Drop Test Video


Container Products Corporation designs and manufacturers containers for the transportation and storage of radioactive material, observing strict United States and International Atomic Energy Agency guidelines and safety standards. CPC’s container designs are built to pass stringent Type A standards, and a rigorous testing process is required for certification and design approval.

There are four tests needed to achieve a Type A certification. First, the Water Spray Test, which proves the container to be water tight, is conducted.

Test two looks at the container’s ability to withstand penetration by a steel bar.

Test three evaluates the container’s ability to endure crushing pressure by placing a load of a specific mass on the container for a 24-hour period.

The most abusive of the tests is the fourth and final one, the Drop Test. A container is loaded to it’s maximum gross weight – in this case, 8,000 pounds – so that the center of mass is directly over the impact point in order to deliver maximum damage and dropped from a height of 48 inches onto a horizontal surface of such mass and rigidity as to cause the full impact force to be absorbed by the container rather than the drop surface.

The CPC-engineered drop pad is a steel-reinforced concrete block with a thick steel plate attached to the top surface. The unit is then form cast into the ground. For comparison- a steel plate laid on an asphalt parking lot – was used.

As the video shows, on CPC’s engineered drop pad, all of the force is absorbed by the container; where in the video using the steel plate over asphalt you will see that it jumps with the container’s impact, showing how much of the force is transferred through the plate and into the asphalt.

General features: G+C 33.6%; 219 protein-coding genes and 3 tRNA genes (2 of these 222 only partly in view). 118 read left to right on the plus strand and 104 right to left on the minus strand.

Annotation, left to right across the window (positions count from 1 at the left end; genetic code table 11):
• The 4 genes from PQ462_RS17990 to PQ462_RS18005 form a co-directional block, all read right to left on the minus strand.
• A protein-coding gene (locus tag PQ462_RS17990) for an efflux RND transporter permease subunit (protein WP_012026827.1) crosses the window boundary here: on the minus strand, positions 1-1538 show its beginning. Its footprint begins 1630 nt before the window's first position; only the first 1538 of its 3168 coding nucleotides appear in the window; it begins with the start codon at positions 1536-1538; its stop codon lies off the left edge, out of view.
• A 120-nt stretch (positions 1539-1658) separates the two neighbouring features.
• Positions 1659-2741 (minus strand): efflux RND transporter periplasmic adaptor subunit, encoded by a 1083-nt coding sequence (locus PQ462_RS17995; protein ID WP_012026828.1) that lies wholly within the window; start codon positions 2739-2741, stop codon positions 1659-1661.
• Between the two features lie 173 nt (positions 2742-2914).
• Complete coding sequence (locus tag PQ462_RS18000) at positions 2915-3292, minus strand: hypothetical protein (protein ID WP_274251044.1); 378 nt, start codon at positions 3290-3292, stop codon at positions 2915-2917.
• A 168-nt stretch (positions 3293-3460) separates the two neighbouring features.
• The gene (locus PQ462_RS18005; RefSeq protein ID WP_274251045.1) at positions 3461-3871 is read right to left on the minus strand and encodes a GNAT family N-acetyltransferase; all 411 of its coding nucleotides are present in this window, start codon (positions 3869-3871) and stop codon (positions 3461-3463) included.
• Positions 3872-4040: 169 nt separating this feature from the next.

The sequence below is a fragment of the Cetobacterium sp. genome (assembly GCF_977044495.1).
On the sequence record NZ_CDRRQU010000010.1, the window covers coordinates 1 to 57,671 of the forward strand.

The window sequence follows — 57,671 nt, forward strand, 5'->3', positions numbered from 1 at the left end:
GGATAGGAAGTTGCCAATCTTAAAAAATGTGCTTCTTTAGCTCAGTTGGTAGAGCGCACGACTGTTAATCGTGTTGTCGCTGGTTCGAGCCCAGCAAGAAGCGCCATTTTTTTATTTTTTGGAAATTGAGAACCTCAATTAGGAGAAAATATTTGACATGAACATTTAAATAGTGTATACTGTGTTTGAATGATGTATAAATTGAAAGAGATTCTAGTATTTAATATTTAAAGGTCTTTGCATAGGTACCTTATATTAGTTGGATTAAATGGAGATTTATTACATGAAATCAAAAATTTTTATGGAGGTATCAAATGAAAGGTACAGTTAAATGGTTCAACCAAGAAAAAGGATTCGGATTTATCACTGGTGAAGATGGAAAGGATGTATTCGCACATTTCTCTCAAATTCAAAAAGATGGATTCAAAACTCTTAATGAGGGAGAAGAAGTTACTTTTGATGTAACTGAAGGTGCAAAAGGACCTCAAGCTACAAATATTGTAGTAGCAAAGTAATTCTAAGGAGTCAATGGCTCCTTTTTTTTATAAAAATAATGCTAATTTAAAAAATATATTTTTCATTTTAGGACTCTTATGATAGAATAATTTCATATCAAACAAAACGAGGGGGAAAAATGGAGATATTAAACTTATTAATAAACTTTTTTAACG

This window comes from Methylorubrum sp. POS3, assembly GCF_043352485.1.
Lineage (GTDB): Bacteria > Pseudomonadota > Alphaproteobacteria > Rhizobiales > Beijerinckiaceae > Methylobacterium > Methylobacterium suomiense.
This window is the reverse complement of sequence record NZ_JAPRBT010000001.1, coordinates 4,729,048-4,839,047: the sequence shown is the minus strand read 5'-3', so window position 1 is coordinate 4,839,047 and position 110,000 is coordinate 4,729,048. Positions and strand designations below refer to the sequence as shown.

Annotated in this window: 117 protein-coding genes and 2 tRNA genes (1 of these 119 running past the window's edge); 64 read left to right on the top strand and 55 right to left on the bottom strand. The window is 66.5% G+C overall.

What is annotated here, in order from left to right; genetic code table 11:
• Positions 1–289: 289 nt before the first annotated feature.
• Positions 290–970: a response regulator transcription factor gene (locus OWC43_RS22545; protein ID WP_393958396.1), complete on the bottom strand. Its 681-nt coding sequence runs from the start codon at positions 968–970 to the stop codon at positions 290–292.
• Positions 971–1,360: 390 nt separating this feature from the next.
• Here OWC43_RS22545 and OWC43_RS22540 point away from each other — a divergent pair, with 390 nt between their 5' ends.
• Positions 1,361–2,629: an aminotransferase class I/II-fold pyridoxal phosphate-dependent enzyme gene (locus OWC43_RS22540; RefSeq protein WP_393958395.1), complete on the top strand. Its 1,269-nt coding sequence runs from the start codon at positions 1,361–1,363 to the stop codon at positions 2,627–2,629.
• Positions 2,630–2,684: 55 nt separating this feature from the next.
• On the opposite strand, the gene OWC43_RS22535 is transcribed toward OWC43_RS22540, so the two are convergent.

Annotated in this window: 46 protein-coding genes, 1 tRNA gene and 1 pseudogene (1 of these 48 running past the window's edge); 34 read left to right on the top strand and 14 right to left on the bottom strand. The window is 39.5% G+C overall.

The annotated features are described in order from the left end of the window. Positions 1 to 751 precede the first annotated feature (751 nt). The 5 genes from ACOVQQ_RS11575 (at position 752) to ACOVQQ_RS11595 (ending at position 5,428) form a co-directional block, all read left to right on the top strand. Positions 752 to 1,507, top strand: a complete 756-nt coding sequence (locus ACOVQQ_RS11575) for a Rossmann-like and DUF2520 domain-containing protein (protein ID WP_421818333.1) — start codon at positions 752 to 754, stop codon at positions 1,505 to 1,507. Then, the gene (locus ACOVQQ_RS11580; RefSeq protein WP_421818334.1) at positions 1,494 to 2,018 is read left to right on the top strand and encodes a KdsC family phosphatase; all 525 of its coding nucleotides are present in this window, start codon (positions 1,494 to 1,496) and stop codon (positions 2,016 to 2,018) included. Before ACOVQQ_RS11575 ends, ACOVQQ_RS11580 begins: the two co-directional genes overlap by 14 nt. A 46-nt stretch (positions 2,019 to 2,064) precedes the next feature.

In looking at the drops at the point of impact you can see that the container dropped on CPC’s engineered pad shows a substantial amount of material breeching containment, where on the container dropped on the steel plate does not show this failure. results, the impact corners underwent significantly different levels of damage. The container dropped on CPC’s engineered pad absorbed the full impact, and, as a result, was deformed to a far greater extent than the container dropped onto the steel plate laid over asphalt.

Compliance with federal and international regulations is mandatory for the safe transport and storage of radioactive materials. This is why Container Products Corporation conducts their certification tests to a higher standard, using a drop pad that will give evaluators and engineers a true picture of the integrity of their fabrication and design.

Container Products Corporation, your trusted source for radioactive materials containment for more than 30 years, can be found online at www.c-p-c.net.

Comments are closed.